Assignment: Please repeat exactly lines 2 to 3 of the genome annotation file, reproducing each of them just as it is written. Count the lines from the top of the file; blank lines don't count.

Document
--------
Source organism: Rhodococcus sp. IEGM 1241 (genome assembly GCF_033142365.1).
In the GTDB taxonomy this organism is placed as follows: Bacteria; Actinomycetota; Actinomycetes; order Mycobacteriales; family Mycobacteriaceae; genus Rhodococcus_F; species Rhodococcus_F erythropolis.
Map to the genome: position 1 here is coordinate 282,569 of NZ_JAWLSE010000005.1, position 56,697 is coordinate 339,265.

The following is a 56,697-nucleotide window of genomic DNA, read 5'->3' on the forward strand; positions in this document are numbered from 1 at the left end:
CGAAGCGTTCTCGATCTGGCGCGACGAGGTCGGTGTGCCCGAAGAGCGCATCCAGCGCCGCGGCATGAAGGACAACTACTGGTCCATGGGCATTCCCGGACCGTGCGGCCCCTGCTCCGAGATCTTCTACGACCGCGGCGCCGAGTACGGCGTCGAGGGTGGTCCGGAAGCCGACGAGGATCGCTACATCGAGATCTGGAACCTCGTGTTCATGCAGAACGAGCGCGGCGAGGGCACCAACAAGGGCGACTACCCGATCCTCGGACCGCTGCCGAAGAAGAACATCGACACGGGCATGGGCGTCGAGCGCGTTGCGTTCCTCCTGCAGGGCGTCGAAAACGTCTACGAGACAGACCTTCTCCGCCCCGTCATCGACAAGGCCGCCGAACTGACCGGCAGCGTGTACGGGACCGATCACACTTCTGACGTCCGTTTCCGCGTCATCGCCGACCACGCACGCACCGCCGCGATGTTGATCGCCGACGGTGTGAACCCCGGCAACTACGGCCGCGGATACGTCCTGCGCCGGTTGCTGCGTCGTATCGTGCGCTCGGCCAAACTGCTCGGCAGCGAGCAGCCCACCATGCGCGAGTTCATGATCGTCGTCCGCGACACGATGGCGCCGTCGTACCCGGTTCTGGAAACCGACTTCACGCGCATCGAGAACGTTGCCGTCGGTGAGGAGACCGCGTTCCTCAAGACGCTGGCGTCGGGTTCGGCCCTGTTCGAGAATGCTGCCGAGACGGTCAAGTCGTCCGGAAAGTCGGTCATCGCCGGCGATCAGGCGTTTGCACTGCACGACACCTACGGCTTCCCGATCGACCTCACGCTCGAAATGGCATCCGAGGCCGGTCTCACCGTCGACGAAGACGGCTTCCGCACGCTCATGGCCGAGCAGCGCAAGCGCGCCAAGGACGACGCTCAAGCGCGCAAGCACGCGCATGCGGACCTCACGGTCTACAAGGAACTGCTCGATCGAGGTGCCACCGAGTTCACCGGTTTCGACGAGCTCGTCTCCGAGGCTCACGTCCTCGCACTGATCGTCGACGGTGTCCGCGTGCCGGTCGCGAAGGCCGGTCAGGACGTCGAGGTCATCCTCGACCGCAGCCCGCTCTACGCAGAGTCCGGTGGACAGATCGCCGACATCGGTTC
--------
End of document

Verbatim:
In the GTDB taxonomy this organism is placed as follows: Bacteria; Actinomycetota; Actinomycetes; order Mycobacteriales; family Mycobacteriaceae; genus Rhodococcus_F; species Rhodococcus_F erythropolis.
Map to the genome: position 1 here is coordinate 282,569 of NZ_JAWLSE010000005.1, position 56,697 is coordinate 339,265.